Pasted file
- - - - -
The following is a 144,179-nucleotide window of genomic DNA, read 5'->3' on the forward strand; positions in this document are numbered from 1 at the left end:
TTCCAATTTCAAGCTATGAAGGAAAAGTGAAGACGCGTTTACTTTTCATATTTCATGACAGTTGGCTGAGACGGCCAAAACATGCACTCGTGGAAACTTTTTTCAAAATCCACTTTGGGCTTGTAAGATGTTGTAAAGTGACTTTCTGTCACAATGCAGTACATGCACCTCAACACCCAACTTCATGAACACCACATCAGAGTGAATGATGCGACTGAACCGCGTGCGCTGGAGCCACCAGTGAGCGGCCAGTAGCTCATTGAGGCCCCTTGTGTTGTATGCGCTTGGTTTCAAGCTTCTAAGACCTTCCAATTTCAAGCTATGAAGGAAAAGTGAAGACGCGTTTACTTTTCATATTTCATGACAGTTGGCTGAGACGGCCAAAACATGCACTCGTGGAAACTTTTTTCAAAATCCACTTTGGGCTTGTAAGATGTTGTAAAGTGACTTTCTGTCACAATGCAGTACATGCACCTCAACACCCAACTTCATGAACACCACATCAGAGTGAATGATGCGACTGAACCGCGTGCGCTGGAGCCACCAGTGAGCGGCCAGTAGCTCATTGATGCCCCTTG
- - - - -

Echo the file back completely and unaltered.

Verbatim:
The following is a 144,179-nucleotide window of genomic DNA, read 5'->3' on the forward strand; positions in this document are numbered from 1 at the left end:
TTCCAATTTCAAGCTATGAAGGAAAAGTGAAGACGCGTTTACTTTTCATATTTCATGACAGTTGGCTGAGACGGCCAAAACATGCACTCGTGGAAACTTTTTTCAAAATCCACTTTGGGCTTGTAAGATGTTGTAAAGTGACTTTCTGTCACAATGCAGTACATGCACCTCAACACCCAACTTCATGAACACCACATCAGAGTGAATGATGCGACTGAACCGCGTGCGCTGGAGCCACCAGTGAGCGGCCAGTAGCTCATTGAGGCCCCTTGTGTTGTATGCGCTTGGTTTCAAGCTTCTAAGACCTTCCAATTTCAAGCTATGAAGGAAAAGTGAAGACGCGTTTACTTTTCATATTTCATGACAGTTGGCTGAGACGGCCAAAACATGCACTCGTGGAAACTTTTTTCAAAATCCACTTTGGGCTTGTAAGATGTTGTAAAGTGACTTTCTGTCACAATGCAGTACATGCACCTCAACACCCAACTTCATGAACACCACATCAGAGTGAATGATGCGACTGAACCGCGTGCGCTGGAGCCACCAGTGAGCGGCCAGTAGCTCATTGATGCCCCTTG